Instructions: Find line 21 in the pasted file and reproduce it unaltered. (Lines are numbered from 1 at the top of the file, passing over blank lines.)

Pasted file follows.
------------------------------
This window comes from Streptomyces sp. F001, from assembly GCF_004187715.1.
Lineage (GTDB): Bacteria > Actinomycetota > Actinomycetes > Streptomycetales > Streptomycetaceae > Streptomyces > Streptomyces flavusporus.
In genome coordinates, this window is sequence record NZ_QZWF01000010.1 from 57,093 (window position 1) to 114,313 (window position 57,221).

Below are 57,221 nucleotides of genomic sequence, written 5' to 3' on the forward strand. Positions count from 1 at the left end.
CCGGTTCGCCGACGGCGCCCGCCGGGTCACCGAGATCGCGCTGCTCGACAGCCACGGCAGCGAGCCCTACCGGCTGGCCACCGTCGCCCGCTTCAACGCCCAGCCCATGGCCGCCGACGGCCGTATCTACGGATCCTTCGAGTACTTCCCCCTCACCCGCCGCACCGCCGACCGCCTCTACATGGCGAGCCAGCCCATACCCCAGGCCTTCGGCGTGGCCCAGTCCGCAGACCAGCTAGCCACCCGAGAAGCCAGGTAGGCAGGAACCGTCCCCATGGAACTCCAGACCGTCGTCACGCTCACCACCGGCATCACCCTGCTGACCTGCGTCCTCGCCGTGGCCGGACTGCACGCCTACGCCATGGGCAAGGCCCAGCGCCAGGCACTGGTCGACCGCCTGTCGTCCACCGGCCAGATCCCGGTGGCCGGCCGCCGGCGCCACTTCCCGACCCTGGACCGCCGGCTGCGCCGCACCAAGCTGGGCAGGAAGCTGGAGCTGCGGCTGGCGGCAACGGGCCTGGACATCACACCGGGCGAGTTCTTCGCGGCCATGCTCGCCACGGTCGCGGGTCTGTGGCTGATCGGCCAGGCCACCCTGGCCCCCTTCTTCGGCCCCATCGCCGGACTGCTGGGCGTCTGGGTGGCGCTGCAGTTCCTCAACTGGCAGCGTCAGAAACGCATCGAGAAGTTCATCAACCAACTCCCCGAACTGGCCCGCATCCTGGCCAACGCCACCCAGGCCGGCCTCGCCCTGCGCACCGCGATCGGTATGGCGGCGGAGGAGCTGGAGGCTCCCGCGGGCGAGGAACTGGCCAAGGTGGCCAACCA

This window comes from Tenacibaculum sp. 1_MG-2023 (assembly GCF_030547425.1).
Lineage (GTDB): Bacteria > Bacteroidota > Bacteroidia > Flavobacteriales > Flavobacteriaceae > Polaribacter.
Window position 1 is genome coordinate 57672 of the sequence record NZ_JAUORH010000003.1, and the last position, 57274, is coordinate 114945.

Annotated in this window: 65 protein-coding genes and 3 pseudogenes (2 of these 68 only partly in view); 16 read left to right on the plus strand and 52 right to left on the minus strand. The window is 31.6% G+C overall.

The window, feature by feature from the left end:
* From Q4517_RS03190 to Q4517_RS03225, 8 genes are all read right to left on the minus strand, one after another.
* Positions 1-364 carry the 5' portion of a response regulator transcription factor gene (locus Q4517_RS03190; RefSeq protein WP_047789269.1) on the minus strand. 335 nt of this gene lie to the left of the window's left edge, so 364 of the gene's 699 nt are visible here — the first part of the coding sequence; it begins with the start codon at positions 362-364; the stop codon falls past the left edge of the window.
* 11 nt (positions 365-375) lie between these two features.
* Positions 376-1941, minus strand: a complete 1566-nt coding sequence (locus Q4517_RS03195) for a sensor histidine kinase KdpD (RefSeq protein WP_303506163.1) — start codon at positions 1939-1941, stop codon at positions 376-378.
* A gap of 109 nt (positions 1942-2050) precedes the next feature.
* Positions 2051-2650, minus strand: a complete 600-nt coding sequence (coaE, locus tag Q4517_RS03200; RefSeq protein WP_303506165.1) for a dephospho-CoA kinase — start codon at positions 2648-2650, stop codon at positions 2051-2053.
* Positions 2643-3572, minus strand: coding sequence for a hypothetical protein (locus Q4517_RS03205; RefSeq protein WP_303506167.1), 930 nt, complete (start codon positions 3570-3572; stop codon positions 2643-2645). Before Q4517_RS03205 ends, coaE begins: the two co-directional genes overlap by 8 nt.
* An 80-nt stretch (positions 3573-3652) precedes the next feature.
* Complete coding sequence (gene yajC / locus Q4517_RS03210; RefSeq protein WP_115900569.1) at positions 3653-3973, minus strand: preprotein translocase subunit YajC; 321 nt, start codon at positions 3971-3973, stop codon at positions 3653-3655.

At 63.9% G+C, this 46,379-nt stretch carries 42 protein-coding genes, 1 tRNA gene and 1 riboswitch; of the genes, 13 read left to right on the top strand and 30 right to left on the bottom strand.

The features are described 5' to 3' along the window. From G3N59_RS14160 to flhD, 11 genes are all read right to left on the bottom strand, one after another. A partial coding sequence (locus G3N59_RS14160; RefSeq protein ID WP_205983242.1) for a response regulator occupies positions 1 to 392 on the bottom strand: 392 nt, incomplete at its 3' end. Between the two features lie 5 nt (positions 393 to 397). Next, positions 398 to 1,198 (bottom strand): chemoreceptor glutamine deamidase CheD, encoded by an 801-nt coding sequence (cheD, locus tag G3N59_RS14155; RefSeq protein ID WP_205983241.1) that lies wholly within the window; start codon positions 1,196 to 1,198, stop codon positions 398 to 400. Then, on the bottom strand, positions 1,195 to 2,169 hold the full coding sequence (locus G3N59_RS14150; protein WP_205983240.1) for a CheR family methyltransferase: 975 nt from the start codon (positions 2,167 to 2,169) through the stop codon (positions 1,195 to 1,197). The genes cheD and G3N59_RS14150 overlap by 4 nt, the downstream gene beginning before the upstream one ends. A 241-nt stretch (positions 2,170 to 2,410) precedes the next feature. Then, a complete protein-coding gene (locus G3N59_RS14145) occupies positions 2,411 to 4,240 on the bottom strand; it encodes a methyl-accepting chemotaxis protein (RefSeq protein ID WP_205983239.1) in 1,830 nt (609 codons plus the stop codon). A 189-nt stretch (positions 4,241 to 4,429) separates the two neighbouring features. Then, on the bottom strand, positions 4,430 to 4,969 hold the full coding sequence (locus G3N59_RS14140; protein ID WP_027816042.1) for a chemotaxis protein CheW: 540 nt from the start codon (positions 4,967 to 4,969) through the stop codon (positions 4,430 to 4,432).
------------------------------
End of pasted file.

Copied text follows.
The features are described 5' to 3' along the window. From G3N59_RS14160 to flhD, 11 genes are all read right to left on the bottom strand, one after another. A partial coding sequence (locus G3N59_RS14160; RefSeq protein ID WP_205983242.1) for a response regulator occupies positions 1 to 392 on the bottom strand: 392 nt, incomplete at its 3' end. Between the two features lie 5 nt (positions 393 to 397). Next, positions 398 to 1,198 (bottom strand): chemoreceptor glutamine deamidase CheD, encoded by an 801-nt coding sequence (cheD, locus tag G3N59_RS14155; RefSeq protein ID WP_205983241.1) that lies wholly within the window; start codon positions 1,196 to 1,198, stop codon positions 398 to 400. Then, on the bottom strand, positions 1,195 to 2,169 hold the full coding sequence (locus G3N59_RS14150; protein WP_205983240.1) for a CheR family methyltransferase: 975 nt from the start codon (positions 2,167 to 2,169) through the stop codon (positions 1,195 to 1,197). The genes cheD and G3N59_RS14150 overlap by 4 nt, the downstream gene beginning before the upstream one ends. A 241-nt stretch (positions 2,170 to 2,410) precedes the next feature. Then, a complete protein-coding gene (locus G3N59_RS14145) occupies positions 2,411 to 4,240 on the bottom strand; it encodes a methyl-accepting chemotaxis protein (RefSeq protein ID WP_205983239.1) in 1,830 nt (609 codons plus the stop codon). A 189-nt stretch (positions 4,241 to 4,429) separates the two neighbouring features. Then, on the bottom strand, positions 4,430 to 4,969 hold the full coding sequence (locus G3N59_RS14140; protein ID WP_027816042.1) for a chemotaxis protein CheW: 540 nt from the start codon (positions 4,967 to 4,969) through the stop codon (positions 4,430 to 4,432).